California Lease Rental Agreement Required Disclosures

 

The law requires landlords to make certain disclosures to tenants.  The timing of these disclosures (whether they need to be made prior to, during, or after the tenancy begins), varies depending on the disclosure.  Consult with an attorney.  The following is a list of some disclosures required to be made in California rental agreements.

  • Common utilities. The landlord must notify the tenant if gas or electric service that is provided through the tenant’s meter serves an area outside the tenant’s unit.
  • The landlord must disclose health hazards.
  • For residential property built before 1978, landlords should provide the tenant with a lead disclosure, and this notice should be signed by the tenant.
  • The name of the manager, agent for service of process, place of rent payment, and form of rent payment must be disclosed.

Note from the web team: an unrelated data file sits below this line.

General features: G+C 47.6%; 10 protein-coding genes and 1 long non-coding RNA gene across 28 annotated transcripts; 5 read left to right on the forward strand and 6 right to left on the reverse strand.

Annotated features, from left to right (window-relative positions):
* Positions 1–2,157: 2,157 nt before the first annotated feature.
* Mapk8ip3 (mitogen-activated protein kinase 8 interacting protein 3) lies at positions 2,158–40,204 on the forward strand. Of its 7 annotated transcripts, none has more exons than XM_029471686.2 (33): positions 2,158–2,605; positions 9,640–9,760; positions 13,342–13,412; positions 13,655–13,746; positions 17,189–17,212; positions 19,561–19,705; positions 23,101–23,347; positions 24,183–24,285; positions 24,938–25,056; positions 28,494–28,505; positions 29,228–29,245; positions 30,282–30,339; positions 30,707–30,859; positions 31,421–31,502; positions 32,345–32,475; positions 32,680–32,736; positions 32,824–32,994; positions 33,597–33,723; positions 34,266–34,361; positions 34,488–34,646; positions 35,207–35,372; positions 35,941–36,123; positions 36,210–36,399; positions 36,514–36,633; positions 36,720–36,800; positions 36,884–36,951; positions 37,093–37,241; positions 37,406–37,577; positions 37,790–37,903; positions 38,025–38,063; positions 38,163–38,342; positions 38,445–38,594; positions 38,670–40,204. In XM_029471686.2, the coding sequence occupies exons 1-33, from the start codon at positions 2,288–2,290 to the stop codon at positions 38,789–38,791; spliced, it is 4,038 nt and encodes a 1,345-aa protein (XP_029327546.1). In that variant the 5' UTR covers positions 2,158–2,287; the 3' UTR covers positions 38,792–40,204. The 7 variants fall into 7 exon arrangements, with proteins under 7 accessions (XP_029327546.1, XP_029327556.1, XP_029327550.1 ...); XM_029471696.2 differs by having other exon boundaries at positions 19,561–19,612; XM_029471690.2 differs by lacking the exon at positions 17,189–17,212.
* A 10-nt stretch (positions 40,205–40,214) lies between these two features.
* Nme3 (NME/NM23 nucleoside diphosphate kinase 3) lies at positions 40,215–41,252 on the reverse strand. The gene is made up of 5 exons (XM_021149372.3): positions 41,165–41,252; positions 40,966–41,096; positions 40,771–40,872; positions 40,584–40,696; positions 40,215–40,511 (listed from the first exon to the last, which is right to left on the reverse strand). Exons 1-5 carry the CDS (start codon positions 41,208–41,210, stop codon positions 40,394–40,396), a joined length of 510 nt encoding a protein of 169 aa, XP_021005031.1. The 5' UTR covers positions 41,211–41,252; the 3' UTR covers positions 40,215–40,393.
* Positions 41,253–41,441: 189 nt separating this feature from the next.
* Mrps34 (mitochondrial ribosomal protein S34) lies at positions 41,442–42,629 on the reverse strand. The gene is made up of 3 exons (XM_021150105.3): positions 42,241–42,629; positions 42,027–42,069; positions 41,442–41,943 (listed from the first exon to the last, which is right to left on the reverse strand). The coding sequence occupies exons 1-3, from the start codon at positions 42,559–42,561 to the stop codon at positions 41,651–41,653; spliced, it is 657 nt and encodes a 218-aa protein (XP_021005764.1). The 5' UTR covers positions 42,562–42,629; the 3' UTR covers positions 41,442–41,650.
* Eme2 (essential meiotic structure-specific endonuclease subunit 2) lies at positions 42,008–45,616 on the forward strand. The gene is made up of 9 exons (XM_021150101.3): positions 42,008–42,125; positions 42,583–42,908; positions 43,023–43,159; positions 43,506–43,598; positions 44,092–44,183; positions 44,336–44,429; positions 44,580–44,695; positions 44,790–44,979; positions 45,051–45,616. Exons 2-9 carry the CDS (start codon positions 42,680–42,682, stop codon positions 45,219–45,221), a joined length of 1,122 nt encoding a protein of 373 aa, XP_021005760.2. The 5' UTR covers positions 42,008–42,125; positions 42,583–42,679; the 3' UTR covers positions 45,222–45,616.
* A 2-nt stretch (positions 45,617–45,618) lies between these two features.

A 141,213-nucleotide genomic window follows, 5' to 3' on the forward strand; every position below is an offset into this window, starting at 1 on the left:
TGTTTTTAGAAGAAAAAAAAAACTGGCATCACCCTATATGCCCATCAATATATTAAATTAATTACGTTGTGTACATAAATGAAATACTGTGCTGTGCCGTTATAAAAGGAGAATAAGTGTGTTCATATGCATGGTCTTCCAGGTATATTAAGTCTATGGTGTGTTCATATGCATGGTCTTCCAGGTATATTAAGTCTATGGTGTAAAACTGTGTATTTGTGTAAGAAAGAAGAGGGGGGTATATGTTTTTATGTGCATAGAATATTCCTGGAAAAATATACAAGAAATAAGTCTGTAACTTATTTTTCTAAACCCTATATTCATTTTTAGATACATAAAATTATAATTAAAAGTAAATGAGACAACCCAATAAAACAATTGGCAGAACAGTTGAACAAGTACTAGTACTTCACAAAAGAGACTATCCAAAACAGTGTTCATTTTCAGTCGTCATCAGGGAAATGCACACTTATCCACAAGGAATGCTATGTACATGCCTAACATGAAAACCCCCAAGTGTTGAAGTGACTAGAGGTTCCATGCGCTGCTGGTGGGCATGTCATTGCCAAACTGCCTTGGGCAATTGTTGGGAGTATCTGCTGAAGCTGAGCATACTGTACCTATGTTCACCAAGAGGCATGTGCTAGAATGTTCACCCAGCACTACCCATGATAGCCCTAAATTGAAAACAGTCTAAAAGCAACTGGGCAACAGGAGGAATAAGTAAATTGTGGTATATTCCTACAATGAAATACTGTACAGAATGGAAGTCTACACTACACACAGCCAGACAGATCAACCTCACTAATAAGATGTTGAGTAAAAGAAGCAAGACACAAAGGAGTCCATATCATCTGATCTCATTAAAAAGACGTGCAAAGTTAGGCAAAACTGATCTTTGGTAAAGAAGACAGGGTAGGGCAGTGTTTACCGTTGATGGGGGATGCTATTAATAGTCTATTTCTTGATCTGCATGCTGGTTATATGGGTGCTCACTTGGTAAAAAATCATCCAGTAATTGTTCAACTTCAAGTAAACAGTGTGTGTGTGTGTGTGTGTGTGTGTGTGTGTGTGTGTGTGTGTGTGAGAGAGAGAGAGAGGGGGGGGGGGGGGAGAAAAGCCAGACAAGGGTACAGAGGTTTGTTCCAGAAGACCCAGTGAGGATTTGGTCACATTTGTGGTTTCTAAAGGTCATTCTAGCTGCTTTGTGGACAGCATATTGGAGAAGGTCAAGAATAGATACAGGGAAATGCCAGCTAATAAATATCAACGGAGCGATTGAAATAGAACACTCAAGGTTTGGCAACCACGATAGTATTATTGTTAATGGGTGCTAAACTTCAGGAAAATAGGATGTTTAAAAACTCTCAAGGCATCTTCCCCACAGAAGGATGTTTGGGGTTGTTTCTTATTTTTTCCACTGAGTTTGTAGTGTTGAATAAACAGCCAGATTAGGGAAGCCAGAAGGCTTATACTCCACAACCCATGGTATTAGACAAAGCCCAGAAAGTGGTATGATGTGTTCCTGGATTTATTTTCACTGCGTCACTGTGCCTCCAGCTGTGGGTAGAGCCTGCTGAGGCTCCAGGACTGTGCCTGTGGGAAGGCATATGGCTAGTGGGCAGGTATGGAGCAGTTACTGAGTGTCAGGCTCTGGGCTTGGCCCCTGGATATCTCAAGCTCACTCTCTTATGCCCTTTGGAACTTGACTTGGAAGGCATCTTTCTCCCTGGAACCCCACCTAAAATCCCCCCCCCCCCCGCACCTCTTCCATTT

• Any automatic renewal provision must be in at least an eight-point font, bold, and directly above the tenant’s signature line.
  • If the landlord plans to report on the tenant’s negative credit to a credit agency, this must be disclosed.
  • Landlords must disclose to a prospective tenant if someone died in the unit within the past 3 years.
  • A landlord must give written notice to tenants/prospective tenants if the landlord intends to demolish the unit.
  • If the landlord knows of any weapons or ammunition in the area, he or she must given written notice to a prospective tenant.
  • Landlords must provide a “Megan’s Law” disclosure.
  • A landlord must provide a tenant with notice regarding periodic pest control service, if the building receives periodic pest control services.
  • The landlord must disclose to a tenant if the building is contaminated by methamphetamine.

For a list of prohibited provisions in rental agreements, click here.

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